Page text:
Well if you guys are prepared to go on, going forward, not ask me questions I’m more than happy not to give you answers. In the end this is a situation between Labour and Donghua Liu. This isn’t something that we’ve set up, this isn’t something we’ve orchestrated in so much that if they have engagement with Donghua Liu, they had him as a donor and he gave them money then that’s a matter between them.
I want to move quickly now to John Roughan’s book which is just out, I’ve had a read of it. In this business that we’ve been talking about that when you felt like quitting, that you don’t like losing, in that context in that you felt like that in the second term, can you guarantee voters that you will see out a third term?
Yes, but I mean I think it’s important -
You can also guarantee you won’t hand over to anyone during that third term?
Correct, but if you go back to the second term, you know, and the statements in the book, I think it’s worth putting a bit of context around that which was Bronagh and I, over that Christmas holiday had a legitimate conversation about whether we were committed to a third term. And actually if, you can make the case if I should or shouldn’t say those sorts of things, I’ve been a pretty open sort of Prime Minister. But it’s not logical is it, really, for a political household like ours where the expectations on Bronagh and our family are that they make considerable concessions for me to be in my job, for us not actually as a couple to sit down and say are we committed to another three years of this?
So what does that mean, in that fourth term, are you going to stand for that fourth term if you are going to go all the way through and not handover?
Well I might do and I’d probably like to but my point is that -
Because there’s no way of doing that isn’t there without handing over, you’re basically saying the fourth term is on, if I get the third.
Correct. But the point is you’ve got to get the third. And this is where everybody gets a bit ahead of themselves because in reality we’ve got to win that third term. And I know the polls look strong for us. And I know on the 3 Reid Research poll we’ll be able to govern alone and I’m really personally desperately hope that’s what election night looks like. But you and I both know it’ll probably be tighter than that and there’s every chance that we don’t win. And so you know – I just get very worried. It’d be like the All Blacks saying well I’m worried about the 2015 World Cup by the way I’m worried about the 2019 one, winning that one was well. Your headspace is in completely the wrong place if you start adopting that viewpoint.
Looking very quickly at a couple of other things, your mother as we see in the book and we know the story, three times essentially she restarted her life, first as a refugee, then with your father and then of course leaving him, is that something you’ve inherited the ability to make the tough decision and then go on with it without looking back. Do you-
Well I’m very, I think naturally as a disposition, I’ve got quite a happy disposition and I am good at looking forward. It doesn’t mean that I don’t ever want to look back but my mother certainly taught me that a, you get out of life what you put into it so if you work hard that will help you know in the results you get, but secondly whatever decisions you make, make the best ones you can. But in the end you can’t dwell in the past. I’ve made mistakes. Look, I’ve made mistakes in politics and I’ve made plenty of mistakes in life. But in the end all I’ve tried to do is learn from those mistakes.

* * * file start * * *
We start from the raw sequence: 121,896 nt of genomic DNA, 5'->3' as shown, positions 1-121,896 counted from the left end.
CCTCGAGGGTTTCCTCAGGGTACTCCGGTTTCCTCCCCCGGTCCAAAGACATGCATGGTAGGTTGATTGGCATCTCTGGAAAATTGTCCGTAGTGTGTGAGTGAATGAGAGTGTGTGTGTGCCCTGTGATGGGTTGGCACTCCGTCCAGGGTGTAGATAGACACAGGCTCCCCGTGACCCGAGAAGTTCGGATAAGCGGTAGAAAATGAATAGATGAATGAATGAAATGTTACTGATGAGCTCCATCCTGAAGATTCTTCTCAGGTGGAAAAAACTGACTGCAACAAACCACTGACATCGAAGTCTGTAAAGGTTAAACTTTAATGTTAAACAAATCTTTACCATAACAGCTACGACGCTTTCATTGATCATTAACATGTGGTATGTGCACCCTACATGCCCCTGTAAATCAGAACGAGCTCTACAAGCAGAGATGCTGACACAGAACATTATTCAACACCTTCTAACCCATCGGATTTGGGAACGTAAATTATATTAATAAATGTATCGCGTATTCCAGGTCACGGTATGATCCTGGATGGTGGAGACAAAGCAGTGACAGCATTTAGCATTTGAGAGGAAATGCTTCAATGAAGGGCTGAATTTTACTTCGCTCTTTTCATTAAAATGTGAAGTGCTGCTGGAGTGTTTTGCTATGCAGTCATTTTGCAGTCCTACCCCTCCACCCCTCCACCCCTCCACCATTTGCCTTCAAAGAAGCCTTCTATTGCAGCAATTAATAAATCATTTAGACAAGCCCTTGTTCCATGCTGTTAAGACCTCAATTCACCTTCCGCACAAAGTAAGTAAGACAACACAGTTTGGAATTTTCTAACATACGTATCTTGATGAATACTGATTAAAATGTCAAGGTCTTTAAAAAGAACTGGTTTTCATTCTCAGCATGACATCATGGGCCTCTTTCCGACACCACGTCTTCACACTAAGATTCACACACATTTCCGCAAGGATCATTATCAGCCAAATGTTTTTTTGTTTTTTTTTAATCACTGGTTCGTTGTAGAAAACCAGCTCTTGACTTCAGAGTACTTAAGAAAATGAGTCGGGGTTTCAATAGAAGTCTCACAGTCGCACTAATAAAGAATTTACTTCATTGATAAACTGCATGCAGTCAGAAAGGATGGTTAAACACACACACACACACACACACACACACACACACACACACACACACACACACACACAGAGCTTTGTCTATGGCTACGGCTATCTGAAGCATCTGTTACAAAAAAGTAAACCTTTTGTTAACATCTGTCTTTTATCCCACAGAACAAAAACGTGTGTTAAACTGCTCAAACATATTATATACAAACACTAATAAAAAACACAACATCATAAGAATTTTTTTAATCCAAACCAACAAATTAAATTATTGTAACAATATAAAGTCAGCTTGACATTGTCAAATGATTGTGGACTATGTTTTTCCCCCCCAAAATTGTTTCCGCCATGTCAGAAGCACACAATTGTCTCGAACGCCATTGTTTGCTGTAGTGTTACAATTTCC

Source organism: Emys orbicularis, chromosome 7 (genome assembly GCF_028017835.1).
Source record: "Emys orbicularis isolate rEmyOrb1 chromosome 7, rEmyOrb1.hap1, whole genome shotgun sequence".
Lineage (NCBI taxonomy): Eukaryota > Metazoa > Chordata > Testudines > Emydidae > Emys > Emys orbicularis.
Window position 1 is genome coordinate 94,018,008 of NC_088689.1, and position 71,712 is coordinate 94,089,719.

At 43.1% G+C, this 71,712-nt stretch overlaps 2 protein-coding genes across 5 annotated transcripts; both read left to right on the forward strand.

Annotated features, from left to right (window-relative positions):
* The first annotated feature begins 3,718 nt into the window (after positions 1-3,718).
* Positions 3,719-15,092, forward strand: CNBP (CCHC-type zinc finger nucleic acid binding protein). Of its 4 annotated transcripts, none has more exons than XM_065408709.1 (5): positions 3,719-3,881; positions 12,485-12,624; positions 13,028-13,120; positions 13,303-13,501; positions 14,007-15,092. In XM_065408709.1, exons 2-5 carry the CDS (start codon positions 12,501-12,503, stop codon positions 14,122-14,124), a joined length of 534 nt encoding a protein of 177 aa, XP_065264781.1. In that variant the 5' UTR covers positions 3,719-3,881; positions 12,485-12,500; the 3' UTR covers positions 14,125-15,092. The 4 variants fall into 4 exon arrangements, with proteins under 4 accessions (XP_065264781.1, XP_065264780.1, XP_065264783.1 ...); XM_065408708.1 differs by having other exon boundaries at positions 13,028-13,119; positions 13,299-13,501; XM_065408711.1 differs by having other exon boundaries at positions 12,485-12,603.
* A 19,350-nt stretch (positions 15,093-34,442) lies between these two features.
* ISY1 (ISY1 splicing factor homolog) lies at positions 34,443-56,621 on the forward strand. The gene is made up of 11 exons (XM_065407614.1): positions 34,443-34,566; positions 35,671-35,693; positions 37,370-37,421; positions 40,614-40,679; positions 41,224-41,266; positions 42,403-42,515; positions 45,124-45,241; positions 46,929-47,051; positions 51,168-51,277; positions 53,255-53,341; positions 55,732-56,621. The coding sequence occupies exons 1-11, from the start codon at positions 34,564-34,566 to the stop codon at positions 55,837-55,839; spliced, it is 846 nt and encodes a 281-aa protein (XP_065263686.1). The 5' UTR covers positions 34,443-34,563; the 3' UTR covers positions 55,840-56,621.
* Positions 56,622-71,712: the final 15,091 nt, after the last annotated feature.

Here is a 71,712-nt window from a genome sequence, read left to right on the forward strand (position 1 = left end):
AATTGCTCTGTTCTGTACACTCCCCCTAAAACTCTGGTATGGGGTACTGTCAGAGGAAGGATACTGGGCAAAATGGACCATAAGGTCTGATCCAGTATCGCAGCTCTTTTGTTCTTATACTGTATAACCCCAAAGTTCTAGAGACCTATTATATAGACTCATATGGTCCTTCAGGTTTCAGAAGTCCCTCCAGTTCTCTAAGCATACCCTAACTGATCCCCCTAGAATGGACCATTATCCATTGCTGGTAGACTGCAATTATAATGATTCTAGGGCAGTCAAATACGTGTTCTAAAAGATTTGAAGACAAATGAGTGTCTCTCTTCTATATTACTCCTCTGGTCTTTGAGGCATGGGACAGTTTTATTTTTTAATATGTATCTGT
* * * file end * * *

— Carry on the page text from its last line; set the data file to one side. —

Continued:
Looking forward then to the potential for a third term, what’s the agenda, most in particular where do tax cuts fit into your agenda if you get that third term?
Well again, we haven’t made that decision yet, but what we have done is given ourselves the room for potentially tax cuts if we want to, and you saw that in Budget 2014, with the Budget documents quite clearly say the headroom if you like, the capacity to spend money or return it to New Zealanders has lifted from that base of about a billion dollars to 1.5-billion. Now there are pressures on that and I know from doing a lot of tax cut packages in the past, you actually need quite a lot of money. So our risk is that we do tax cuts and people perceive them to be not enough, on the other side of the coin we as a political party desperately believe in people being able to get ahead under their own steam, returning money and having the right incentives in the tax system.
Sure, so I’ll pick up on that because health and education for instance, Labour this week promised a billion dollars a year to spending at pace with inflation. You’re saying there that you could match that?
No what I’m saying is we make our own -
So yes or no, can you keep the real spending on health and education there?
Well my view is the absolute amount of expenditure we’ve had in health and education has been more than sufficient over the course of the last six years. What Labour demonstrated in office was that they were great at spending money and actually not great at getting results from it.
So can you promise that spending in real terms in health and education won’t drop?
Well that’s not the way I’m looking at it. What I’m looking at is results. I’m not going to bother engaging in something I don’t think is the realistic argument because if you go and have a look at elective surgical operations, hips and knees, under us in 2014 160-thousand of those operations will be undertaken in 2008 there was 120-thousand. So we’ve got a lot more efficiency out of the system and that is the problem with Labour. They want to tax you more, you’ve already seen that, capital gains tax and raising top personal rate, they want to spend more of your money which they’ll spend in inefficiently. And in the end will you get more for it and a better quality result, well history tells you, you don’t.
Final question, what’s the unfinished business if you get another go, what’s the unfinished business?
Ah, there are lots of things. I think firstly I think locking in that growth, locking in that international engagement. I think New Zealand is doing well with being a multi cultural fully engaged country. I think education reform is critically important. There’s more infrastructure that we need to build. The last thing I suppose is in the end, 2015 onwards I want to run the campaign of changing the flag.
Prime Minister, that’s a good place to leave it. Thanks very much.